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CBS-Viacom Merger Offer Highlights Price, Exec Structure



Wall Street analysts and an executive search expert capture what the first CBS deal means for negotiations between the parties.

As CBS Corp. and Viacom unveiled on February 1 that they formed independent committees of their respective boards to reconsider potential recombination, some Wall Street analysts and bankers wondered if a deal could be reached this time after a previous deal In 2016, the attempt had been abandoned.

After all, different views on the value of Viacom 2016 were understood as a central issue and questions about the leadership structure after a merger. And the chairman and CEO of CBS Corp., Leslie Moonves, has long emphasized that the company has no interest in enforcing deals, and none needs to be successful by relying on its financial performance over the years and years the popularity of its content refers.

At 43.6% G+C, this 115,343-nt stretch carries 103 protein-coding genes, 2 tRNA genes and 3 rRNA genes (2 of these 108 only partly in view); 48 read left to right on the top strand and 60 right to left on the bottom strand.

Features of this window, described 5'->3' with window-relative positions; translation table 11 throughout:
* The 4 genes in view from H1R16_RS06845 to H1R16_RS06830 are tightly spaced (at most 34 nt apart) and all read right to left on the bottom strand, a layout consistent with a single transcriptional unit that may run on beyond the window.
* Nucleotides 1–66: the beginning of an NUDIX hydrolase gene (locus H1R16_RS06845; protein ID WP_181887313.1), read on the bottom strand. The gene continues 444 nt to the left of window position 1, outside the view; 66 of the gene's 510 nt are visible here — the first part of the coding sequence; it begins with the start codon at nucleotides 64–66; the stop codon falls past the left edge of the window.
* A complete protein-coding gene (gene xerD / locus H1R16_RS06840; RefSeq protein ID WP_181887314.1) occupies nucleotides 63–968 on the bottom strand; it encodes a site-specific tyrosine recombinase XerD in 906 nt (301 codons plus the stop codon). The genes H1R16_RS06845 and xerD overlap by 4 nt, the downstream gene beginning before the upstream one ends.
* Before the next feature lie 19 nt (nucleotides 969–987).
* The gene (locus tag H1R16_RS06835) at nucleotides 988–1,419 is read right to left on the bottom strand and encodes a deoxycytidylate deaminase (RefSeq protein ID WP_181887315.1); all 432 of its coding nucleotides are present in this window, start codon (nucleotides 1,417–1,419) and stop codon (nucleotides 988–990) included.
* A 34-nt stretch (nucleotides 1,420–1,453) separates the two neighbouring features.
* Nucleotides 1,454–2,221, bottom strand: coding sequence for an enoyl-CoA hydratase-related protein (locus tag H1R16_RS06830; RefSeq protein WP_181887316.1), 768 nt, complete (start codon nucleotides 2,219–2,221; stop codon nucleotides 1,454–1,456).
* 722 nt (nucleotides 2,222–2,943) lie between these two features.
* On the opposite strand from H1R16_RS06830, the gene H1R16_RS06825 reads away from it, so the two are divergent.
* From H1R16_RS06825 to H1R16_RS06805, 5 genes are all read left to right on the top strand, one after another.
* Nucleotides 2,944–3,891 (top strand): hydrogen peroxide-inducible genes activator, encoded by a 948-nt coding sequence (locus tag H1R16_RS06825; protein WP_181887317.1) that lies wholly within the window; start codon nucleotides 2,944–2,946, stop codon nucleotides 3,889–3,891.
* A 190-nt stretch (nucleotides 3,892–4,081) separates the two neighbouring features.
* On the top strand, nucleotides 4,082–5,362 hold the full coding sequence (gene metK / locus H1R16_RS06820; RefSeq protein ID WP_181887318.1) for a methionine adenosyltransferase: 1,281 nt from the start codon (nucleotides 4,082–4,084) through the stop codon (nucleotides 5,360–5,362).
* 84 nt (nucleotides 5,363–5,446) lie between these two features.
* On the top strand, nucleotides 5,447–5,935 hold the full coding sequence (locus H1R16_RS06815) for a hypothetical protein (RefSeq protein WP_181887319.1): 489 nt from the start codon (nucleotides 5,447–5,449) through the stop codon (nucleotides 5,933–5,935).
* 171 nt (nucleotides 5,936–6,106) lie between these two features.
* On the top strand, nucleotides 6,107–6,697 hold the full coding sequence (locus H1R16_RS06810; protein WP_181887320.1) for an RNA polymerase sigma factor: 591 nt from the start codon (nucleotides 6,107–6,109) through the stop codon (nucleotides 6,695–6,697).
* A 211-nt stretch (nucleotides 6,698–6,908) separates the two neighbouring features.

With an independent committee of the CBS board now having filed its first offer for Viacom, which was after the stock market close on Monday, it seems clear that price and personalities will again be the key topics of the negotiations in the coming weeks see if they can reach an agreement to reunite the two companies that were split in 2006.

Eventually, sources familiar with the offer stated that the bid was below market price, based on a ratio of the two stocks, provided for Viacom, and demanded CBS Management headed by Moonves and COO Joe Ianniello To lead the merged company, with a source said the proposal focused on keeping CBS's existing leadership to keep things clear and simple along the old ADA "But you should never change a winning team."